When analyses were performed per phase, intraclass and Pearson correlations between the SG and the PPG-based device for the pre-bleeding and bleeding phases were relatively high, while post-bleeding correlation analyses were not as strong (Fig. 1). It should be emphasized that due to workflow considerations, the thermodilution CO monitor was calibrated once prior to the beginning of data collection for each animal, which may have contributed to the slight discrepancies between devices during the post bleeding phase. Nevertheless, given the high level of accuracy between the wearable device and the SG measurements, further studies should investigate whether these findings are also translatable to humans particularly under conditions of hemodynamic instability.

From a clinical standpoint, an important advantage of the wearable device is its reliance on PPG technology, which is widely used in medical care. This technology allows easy patient monitoring without the need for extensive training of care providers. On the basis of our results, it appears that implementation of this wearable device in humans would allow reliable, yet safer, monitoring of hospitalized patients who may be in critical, unstable conditions similar to the hemorrhagic shock tested in our study or other life-threatening situations such as sepsis, anaphylaxis or cardiogenic shock. Alongside in-hospital intensive care, such a device might enable better monitoring, triage, and treatment in prehospital scenarios, including prolonged field care and natural disaster zones with limited access. Moreover, the current SARS-CoV-2 pandemic illustrated that frequent, non-invasive and wireless means for advanced hemodynamic monitoring is important for proper management of large numbers of isolated patients without compromising the health of the medical staff or quality of treatment33. Thus, although the results from this study are promising, future studies should test the capabilities of the PPG-based technology in humans under these specific indications.

In conclusion, there is a clear need for reliable non-invasive technology capable of advanced hemodynamic monitoring. In this animal model of hemorrhagic shock, we report that measurements obtained from a novel PPG-based device offer a high level of reliability compared to existing standard invasive techniques, even in circumstances of moderate to severe and unstable hemorrhagic shock. Pursuant to further trials, such a device could offer reliable and straightforward monitoring capabilities in a variety of clinical settings, from various hospital departments to pre-hospital and ambulatory settings. Most importantly, this novel PPG-based technology enables continuous non-invasive monitoring and timely focused care, which may minimize morbidity and mortality without compromising measurement accuracy.



Eleven white domestic female pigs (Laboratory Animals Farm, Lahav, Israel; Table 1) were housed in the institutional animal facility accredited by the Association for Assessment and Accreditation of Laboratory Animal Care International (AAALAC). Water and normal appropriate diet were available ad libitum. The experimental procedures were performed 7 days after acclimatization. Food was withheld starting the night before the procedure.

Study design

Animals were sedated and connected to various monitoring devices as described below. The animals were monitored for ~ 30 min (“pre-bleeding” phase) before 35% of their total blood volume was withdrawn (“bleeding phase”; Table 1). Animals were then monitored (“post-bleeding phase”) for up to 7 h (median of 447 ± 184 min) or until death if occurred earlier. No additional intervention was performed. Hemodynamic parameters were documented every 5 min until the end of bleeding (both pre- and bleeding phases) and every 20 min during the post-bleeding phase using the AL and the SG catheter. At the same time, measurements were recorded every 5 min using the PPG-based wearable device, attached either to the animals’ skin, tongue, or tail in order to achieve the best PPG signal readings. Despite the capability of the wearable device to allow a high rate of measurement, we included and analyzed only the PPG-based device data points that were recorded in parallel to the AL and SG catheter. At the end of the observation period, surviving animals were euthanized.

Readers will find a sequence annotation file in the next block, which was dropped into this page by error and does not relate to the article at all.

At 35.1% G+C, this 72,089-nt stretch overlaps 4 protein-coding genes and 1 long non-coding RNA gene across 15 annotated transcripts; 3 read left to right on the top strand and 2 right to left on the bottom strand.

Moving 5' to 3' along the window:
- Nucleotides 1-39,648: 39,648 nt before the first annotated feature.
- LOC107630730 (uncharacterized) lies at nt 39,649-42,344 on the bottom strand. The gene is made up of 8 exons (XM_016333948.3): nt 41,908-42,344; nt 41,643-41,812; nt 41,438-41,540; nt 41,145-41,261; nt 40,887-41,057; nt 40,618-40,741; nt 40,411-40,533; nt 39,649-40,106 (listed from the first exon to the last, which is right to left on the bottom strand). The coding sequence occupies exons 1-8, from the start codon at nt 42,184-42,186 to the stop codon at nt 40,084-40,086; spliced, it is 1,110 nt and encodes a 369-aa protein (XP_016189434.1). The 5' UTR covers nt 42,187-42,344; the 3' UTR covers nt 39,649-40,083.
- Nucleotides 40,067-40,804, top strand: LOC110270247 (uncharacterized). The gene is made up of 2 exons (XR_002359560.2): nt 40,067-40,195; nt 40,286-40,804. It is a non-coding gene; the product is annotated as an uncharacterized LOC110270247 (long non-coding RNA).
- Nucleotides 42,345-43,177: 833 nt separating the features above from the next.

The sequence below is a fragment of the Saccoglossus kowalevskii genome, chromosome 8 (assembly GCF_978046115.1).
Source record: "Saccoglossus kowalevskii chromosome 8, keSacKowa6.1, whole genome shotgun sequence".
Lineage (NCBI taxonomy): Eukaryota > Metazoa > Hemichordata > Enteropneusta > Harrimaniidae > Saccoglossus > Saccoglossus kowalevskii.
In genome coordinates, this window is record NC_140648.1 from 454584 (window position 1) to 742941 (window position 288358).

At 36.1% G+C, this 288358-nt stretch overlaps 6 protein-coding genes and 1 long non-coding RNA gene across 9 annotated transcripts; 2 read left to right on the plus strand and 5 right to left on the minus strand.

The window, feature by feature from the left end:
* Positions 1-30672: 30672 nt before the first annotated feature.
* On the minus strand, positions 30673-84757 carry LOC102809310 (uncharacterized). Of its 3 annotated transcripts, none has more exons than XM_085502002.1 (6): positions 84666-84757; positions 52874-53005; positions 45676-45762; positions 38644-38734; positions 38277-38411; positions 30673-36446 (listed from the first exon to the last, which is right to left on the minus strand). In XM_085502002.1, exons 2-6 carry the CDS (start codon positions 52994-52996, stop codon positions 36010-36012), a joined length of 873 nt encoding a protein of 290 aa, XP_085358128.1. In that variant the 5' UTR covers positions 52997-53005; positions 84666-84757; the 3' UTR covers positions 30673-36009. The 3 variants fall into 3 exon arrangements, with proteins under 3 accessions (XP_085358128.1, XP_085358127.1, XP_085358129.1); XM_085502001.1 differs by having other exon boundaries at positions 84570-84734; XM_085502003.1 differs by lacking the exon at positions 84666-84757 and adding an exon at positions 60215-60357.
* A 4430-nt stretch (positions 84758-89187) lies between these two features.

Preparation and anesthesia

Animals were sedated with Xylazine (1 mg/kg, IM, Eurovet Animal Health BV, Netherlands), and anesthesia was induced with Ketamine (10 mg/kg, IM, Vétoquinol SA, France). The ear vein was then cannulated for intravenous administration of a mixture of Diazepam (2 mg, IV, TEVA Pharmaceutical Industries Ltd., Israel), Ketamine (400 mg, IV, Vétoquinol SA, France), Propofol (1–4 mg/kg, IV, Fresenius Kabi Austria Gmbh Austria), and Tramadol (5 mg/kg, IM, Rafa Laboratories Ltd. Israel) for analgesia. Cefazolin (1 g, IV, Panpharma SA, France) was given prophylactically. The pigs were then intubated with a cuffed silastic endotracheal tube (7.0-mm, Portex Tracheal Tube, UK). Anesthesia was maintained with 2% isoflurane (Piramal Critical Care Inc. PA, USA) in 100% oxygen, and animals were ventilated using controlled mechanical ventilation (Excel 210-SE anesthesia machine m-Datex-Ohmeda Inc, Madison, or Narkomed-2B Anesthesia Machine—North American Drager, USA). Tidal volume was set to 10 ml/kg with a respiratory rate of 13–15 breaths per minute adjusted to an end-tidal pressure of 35 mmHg CO2 (PETCO2) at baseline. Arterial oxyhemoglobin saturation was continuously monitored and kept at ~ 98–100%.

Surgical procedures

The following vessels were cannulated using the over-the-wire (Seldinger) technique with introducers (Cordis, Fremont, CA) inserted into: the left common carotid artery for invasive blood pressure monitoring and heart rate; the right internal jugular vein for venous blood sampling; pulmonary artery catheter placement (Swan-Ganz CCOmbo, Edwards Lifesciences, Irvine, CA); right femoral artery cannulation for arterial blood sampling and induction of bleeding. A urinary catheter (Tiemann Catheter 12F) was placed for collection and output monitoring. Body temperature was monitored rectally. Pulse oximeter was placed on the tail lingual or buccal surface to measure arterial oxyhemoglobin saturation. Continuous three-lead electrocardiogram monitoring was obtained using electrodes placed on the animal’s right forelimb, left forelimb, and left hind limb. At the end of the observation period, surviving animals were euthanized by an intravenous injection of KCl solution (Fagron Group BV, Rotterdam, Netherlands).